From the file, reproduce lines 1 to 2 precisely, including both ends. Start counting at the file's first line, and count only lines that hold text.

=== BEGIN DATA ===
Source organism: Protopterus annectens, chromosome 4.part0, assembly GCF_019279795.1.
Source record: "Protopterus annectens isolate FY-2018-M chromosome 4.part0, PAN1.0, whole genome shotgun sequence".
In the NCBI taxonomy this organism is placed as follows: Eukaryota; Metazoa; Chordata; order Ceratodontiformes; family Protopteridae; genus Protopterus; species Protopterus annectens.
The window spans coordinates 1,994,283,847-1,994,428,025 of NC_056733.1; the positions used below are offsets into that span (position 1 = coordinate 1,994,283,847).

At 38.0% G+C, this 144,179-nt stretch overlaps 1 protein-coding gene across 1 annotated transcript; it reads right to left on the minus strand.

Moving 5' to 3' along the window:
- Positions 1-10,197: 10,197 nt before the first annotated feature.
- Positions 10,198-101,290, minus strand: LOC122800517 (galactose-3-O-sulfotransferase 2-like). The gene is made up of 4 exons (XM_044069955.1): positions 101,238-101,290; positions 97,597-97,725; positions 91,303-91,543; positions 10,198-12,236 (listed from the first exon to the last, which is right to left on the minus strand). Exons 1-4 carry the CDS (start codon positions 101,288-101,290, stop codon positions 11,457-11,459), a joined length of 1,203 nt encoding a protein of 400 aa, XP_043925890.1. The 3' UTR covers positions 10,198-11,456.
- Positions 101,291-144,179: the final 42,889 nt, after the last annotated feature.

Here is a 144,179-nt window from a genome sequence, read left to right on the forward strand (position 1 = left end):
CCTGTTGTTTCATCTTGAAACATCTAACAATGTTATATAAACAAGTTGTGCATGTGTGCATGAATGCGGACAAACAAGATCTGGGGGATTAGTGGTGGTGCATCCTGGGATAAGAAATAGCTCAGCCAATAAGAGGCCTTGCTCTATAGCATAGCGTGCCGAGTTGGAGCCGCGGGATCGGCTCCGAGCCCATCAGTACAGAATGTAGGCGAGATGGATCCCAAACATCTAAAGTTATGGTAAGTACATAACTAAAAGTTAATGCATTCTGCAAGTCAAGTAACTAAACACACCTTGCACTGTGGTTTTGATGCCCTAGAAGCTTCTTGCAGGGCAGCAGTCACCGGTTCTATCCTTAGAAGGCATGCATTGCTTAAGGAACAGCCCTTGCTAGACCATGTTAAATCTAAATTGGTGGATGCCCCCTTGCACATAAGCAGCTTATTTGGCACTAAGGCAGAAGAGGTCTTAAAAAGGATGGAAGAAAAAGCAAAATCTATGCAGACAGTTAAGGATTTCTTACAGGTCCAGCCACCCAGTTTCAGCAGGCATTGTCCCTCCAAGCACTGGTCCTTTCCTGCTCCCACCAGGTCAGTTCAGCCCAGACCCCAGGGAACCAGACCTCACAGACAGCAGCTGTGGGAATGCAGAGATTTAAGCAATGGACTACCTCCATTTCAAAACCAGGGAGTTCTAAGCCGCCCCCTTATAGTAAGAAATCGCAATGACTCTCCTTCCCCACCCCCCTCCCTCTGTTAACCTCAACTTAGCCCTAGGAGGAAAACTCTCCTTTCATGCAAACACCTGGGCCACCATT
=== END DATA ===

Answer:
Source organism: Protopterus annectens, chromosome 4.part0, assembly GCF_019279795.1.
Source record: "Protopterus annectens isolate FY-2018-M chromosome 4.part0, PAN1.0, whole genome shotgun sequence".